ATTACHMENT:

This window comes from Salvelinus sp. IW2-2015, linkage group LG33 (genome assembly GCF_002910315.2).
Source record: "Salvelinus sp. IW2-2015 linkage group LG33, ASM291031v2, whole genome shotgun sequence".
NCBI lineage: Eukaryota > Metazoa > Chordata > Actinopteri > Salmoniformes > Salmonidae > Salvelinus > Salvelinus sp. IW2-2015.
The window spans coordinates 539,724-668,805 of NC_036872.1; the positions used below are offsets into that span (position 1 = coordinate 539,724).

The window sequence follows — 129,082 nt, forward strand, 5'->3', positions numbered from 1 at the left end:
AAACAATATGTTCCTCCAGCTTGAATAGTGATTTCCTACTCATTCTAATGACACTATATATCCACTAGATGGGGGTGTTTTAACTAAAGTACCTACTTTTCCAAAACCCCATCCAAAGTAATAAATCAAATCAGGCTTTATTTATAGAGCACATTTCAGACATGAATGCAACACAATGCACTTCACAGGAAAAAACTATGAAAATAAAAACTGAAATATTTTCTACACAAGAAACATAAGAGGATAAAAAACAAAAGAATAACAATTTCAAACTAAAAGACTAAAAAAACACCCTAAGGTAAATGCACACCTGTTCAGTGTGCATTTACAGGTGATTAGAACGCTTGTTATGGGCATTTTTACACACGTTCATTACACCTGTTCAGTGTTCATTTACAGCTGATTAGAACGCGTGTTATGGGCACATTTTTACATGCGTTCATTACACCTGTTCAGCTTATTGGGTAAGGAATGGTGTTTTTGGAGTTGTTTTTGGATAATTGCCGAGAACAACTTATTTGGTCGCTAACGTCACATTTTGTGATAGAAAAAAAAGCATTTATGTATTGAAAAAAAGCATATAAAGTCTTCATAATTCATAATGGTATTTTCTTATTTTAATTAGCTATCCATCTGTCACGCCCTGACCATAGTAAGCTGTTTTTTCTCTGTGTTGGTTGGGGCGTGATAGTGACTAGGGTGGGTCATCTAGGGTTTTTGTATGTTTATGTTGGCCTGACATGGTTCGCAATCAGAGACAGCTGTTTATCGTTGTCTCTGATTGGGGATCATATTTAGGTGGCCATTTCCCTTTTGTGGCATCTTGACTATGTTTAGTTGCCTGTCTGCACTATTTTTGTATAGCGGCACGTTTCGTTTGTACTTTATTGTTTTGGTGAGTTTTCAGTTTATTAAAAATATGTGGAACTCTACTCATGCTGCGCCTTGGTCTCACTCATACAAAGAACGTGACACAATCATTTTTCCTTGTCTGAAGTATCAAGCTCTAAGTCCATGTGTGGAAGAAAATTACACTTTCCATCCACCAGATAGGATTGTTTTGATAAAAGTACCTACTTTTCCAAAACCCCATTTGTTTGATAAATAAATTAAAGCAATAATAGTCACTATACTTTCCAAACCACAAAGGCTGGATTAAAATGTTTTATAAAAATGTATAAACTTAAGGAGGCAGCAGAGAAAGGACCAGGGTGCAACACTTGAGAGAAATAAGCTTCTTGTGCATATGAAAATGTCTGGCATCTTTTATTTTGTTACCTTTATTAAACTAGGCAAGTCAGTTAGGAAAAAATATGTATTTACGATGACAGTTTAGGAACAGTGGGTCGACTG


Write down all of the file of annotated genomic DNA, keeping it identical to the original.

This window comes from Salvelinus sp. IW2-2015, linkage group LG33 (genome assembly GCF_002910315.2).
Source record: "Salvelinus sp. IW2-2015 linkage group LG33, ASM291031v2, whole genome shotgun sequence".
NCBI lineage: Eukaryota > Metazoa > Chordata > Actinopteri > Salmoniformes > Salmonidae > Salvelinus > Salvelinus sp. IW2-2015.
The window spans coordinates 539,724-668,805 of NC_036872.1; the positions used below are offsets into that span (position 1 = coordinate 539,724).

The window sequence follows — 129,082 nt, forward strand, 5'->3', positions numbered from 1 at the left end:
AAACAATATGTTCCTCCAGCTTGAATAGTGATTTCCTACTCATTCTAATGACACTATATATCCACTAGATGGGGGTGTTTTAACTAAAGTACCTACTTTTCCAAAACCCCATCCAAAGTAATAAATCAAATCAGGCTTTATTTATAGAGCACATTTCAGACATGAATGCAACACAATGCACTTCACAGGAAAAAACTATGAAAATAAAAACTGAAATATTTTCTACACAAGAAACATAAGAGGATAAAAAACAAAAGAATAACAATTTCAAACTAAAAGACTAAAAAAACACCCTAAGGTAAATGCACACCTGTTCAGTGTGCATTTACAGGTGATTAGAACGCTTGTTATGGGCATTTTTACACACGTTCATTACACCTGTTCAGTGTTCATTTACAGCTGATTAGAACGCGTGTTATGGGCACATTTTTACATGCGTTCATTACACCTGTTCAGCTTATTGGGTAAGGAATGGTGTTTTTGGAGTTGTTTTTGGATAATTGCCGAGAACAACTTATTTGGTCGCTAACGTCACATTTTGTGATAGAAAAAAAAGCATTTATGTATTGAAAAAAAGCATATAAAGTCTTCATAATTCATAATGGTATTTTCTTATTTTAATTAGCTATCCATCTGTCACGCCCTGACCATAGTAAGCTGTTTTTTCTCTGTGTTGGTTGGGGCGTGATAGTGACTAGGGTGGGTCATCTAGGGTTTTTGTATGTTTATGTTGGCCTGACATGGTTCGCAATCAGAGACAGCTGTTTATCGTTGTCTCTGATTGGGGATCATATTTAGGTGGCCATTTCCCTTTTGTGGCATCTTGACTATGTTTAGTTGCCTGTCTGCACTATTTTTGTATAGCGGCACGTTTCGTTTGTACTTTATTGTTTTGGTGAGTTTTCAGTTTATTAAAAATATGTGGAACTCTACTCATGCTGCGCCTTGGTCTCACTCATACAAAGAACGTGACACAATCATTTTTCCTTGTCTGAAGTATCAAGCTCTAAGTCCATGTGTGGAAGAAAATTACACTTTCCATCCACCAGATAGGATTGTTTTGATAAAAGTACCTACTTTTCCAAAACCCCATTTGTTTGATAAATAAATTAAAGCAATAATAGTCACTATACTTTCCAAACCACAAAGGCTGGATTAAAATGTTTTATAAAAATGTATAAACTTAAGGAGGCAGCAGAGAAAGGACCAGGGTGCAACACTTGAGAGAAATAAGCTTCTTGTGCATATGAAAATGTCTGGCATCTTTTATTTTGTTACCTTTATTAAACTAGGCAAGTCAGTTAGGAAAAAATATGTATTTACGATGACAGTTTAGGAACAGTGGGTCGACTG